Suppose you were a small Indigenous community in the wilds of northwestern Canada, literally at the end of a long gravel road. You were a tiny rounding error in the accounts of the giant capitalist behemoths that supply your necessities, including the $40-billion-utility that sells you your electricity.
What would you do?
How about beating them at their own game?
And not once, but twice.
I’m talking about the Taku River Tlingit and their burgeoning power empire.
Way back in 2007, they started building a nice little 2.1 megawatt run-of-river power station along Atlin’s Pine Creek. They signed a 25-year deal to sell power to BC Hydro, who paid a bit more than the going rate in the rest of B.C. since the new facility allowed them to dramatically slash diesel use in off-grid Atlin. The certainty of this contract allowed the First Nation to win some grant funding from various government agencies, and some serious loans from a big insurance company.
According to a report on the project by the Conference Board, a Southern think tank, the average annual financial benefit of the plant to the First Nation in the years that followed was around $450,000.
So far, so good. Statistics Canada estimates there are about 140 Taku River Tlingit citizens. The money isn’t distributed directly to citizens like Alaska’s dividend, but it still works out to $3,200 per person per year for the First Nation to spend on its priorities. Not bad.
But it gets better. They then noticed they were only 93 kilometres from the grid of a triangular-shaped northern territory that builds renewable power plants at the speed of maple syrup flowing uphill at 40 below.
So, a few years ago, a joint clan meeting approved investing $450,000 in the Atlin hydro expansion project. According to project documents filed with the B.C. government, the project will cost around $120 million. Once a connection to the Yukon grid up the Atlin road is complete, it will add 45 gigawatt hours of electricity to the Yukon grid. This will boost our power by about eight per cent, or the same amount used by 3,750 homes.
According to press releases in 2021, the First Nation has a $2.5 million grant from the feds and is in advanced discussions with Yukon Energy to buy the power. The project documents say that early estimates are for an annual dividend of $1.3 million per year.
That’s $9,300 per person per year. Even better.
The Taku River Tlingit have given us a case study in capitalism. You get some money and invest it. Then you make some profits, and you invest those, and make even more money. And so on.
There are also all kinds of other benefits such as local jobs, reduced greenhouse gas emissions, and profits that can be spent on community projects.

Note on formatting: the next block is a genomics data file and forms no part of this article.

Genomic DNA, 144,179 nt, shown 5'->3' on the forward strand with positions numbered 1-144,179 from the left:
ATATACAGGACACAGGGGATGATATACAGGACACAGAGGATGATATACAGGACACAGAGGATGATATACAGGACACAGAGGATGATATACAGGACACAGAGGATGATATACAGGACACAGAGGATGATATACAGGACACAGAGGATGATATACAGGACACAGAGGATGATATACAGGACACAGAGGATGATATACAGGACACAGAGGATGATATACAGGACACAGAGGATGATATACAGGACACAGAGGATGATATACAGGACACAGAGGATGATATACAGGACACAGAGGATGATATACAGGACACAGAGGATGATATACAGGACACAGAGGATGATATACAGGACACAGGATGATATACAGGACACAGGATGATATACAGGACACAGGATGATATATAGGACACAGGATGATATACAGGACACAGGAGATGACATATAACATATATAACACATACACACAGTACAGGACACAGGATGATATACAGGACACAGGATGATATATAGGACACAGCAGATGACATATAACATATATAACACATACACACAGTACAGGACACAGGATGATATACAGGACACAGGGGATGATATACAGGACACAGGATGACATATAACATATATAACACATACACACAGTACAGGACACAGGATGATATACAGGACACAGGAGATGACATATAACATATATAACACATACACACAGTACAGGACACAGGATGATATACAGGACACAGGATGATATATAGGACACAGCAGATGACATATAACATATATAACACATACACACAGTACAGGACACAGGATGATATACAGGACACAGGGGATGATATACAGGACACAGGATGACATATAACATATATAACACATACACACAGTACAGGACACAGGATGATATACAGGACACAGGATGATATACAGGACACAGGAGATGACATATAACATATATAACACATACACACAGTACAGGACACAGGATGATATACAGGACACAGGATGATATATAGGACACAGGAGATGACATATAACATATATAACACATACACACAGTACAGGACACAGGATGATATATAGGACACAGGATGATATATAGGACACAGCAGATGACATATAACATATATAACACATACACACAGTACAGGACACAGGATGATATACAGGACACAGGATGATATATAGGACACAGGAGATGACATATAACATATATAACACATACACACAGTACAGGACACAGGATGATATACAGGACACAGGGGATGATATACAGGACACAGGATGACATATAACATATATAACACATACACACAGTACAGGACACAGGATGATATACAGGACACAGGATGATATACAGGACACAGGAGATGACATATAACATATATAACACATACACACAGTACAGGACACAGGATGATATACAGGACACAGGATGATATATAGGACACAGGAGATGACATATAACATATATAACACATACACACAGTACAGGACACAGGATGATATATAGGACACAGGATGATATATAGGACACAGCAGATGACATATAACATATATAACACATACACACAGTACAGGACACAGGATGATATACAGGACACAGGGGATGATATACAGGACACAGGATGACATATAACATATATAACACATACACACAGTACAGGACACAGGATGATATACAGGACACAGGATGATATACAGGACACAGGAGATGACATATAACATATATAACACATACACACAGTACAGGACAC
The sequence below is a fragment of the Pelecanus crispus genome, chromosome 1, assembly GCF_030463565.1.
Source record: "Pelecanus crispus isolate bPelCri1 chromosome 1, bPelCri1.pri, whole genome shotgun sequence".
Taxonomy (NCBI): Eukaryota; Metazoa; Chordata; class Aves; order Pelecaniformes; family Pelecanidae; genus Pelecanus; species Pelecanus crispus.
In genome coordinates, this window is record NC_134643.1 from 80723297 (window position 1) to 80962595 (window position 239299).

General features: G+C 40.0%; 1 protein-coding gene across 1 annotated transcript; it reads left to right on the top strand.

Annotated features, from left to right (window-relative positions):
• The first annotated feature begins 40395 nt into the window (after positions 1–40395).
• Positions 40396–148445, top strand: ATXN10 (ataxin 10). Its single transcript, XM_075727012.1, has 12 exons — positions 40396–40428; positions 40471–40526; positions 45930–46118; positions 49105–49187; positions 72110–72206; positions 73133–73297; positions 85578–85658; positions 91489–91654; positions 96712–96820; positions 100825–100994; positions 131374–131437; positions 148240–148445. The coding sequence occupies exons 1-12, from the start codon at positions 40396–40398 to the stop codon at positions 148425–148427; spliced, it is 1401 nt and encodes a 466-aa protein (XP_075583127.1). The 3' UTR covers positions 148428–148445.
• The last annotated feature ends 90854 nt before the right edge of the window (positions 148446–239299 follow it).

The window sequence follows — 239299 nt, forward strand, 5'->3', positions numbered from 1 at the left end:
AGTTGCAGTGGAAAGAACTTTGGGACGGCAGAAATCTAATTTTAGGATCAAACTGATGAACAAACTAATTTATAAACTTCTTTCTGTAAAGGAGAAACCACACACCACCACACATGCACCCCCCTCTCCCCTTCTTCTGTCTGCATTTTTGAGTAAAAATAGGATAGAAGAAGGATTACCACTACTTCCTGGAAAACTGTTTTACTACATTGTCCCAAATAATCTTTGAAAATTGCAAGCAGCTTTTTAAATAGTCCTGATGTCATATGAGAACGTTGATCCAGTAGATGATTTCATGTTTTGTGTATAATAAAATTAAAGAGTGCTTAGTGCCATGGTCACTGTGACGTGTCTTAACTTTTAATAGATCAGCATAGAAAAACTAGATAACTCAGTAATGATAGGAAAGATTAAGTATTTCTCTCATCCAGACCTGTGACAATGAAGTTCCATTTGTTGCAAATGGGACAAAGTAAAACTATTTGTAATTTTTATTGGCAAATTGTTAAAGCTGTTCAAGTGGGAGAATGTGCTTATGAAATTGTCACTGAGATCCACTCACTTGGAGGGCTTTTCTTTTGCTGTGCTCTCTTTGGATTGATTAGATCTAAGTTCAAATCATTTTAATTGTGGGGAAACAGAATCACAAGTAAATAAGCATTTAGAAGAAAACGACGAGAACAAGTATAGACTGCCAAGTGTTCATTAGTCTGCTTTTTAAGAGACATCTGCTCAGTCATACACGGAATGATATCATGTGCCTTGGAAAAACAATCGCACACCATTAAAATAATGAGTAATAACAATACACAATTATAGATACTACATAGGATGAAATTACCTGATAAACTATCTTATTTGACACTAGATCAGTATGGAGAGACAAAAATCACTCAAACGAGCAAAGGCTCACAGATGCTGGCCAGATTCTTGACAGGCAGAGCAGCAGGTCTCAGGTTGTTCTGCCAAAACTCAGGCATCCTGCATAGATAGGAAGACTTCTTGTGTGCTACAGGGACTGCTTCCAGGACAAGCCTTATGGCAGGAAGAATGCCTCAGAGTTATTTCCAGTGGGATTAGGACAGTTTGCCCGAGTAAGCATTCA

For Taku River Tlingit citizens, it also makes driving from Atlin to Whitehorse more beautiful at night. As they approach Whitehorse, they’ll be able to see the bright lights of the big city from miles away. It’s the glow of money headed their way.
However, they have to cope with the embarrassment of having already skated around the speedskating track twice while the rest of the competitors are still putting on their skates.
How many multi-megawatt micro-hydro projects has the Yukon government built since Mayo B in 2011? Zero. How many have Yukon First Nations built since BC Hydro started writing cheques to the Taku River Tlingit in 2009? Zero.
The good news is that the race isn’t over. That eight per cent boost in our power from Atlin Phase 2 is barely enough to keep up with our growing population. The Yukon government forecasts the population will rise around seven per cent from 2000 to 2025, and power usage will go up even more if they go for electric cars and heat.
Many more such projects will be needed as we switch away from fossil fuels.
The project is arousing controversy in Atlin. The project documents say there will be serious effects on the grayling population. Trees will be cut down. Land and wetlands will be disturbed. There will be noise from the turbines and other impacts.
This won’t be much solace to those living along Pine Creek who won’t be enjoying a share of the project’s profits, but from an energy planner’s point of view there aren’t many places to put a renewable power plant that would be better.
This one already has an existing power plant, plus a road, and traverses areas that have already been disturbed by human activity. It would be harder to get approval for a greenfield windfarm or hydro plant in untouched wilderness.
If we can’t build a power plant in such a place, we will have a hard time finding anywhere to build one.
The alternative is diesel or natural gas, which just exports the environmental impact to other parts of the world via global warming. Or, someday, small modular nuclear reactors may be an option.
The reaction I have from reading the Atlin expansion environmental-impact documents is not that we should stop the project. It’s that we need 10 more like it.
Keith Halliday is a Yukon economist, author of the Aurore of the Yukon youth adventure novels and co-host of the Klondike Gold Rush History podcast. He is a Ma Murray award-winner for best columnist.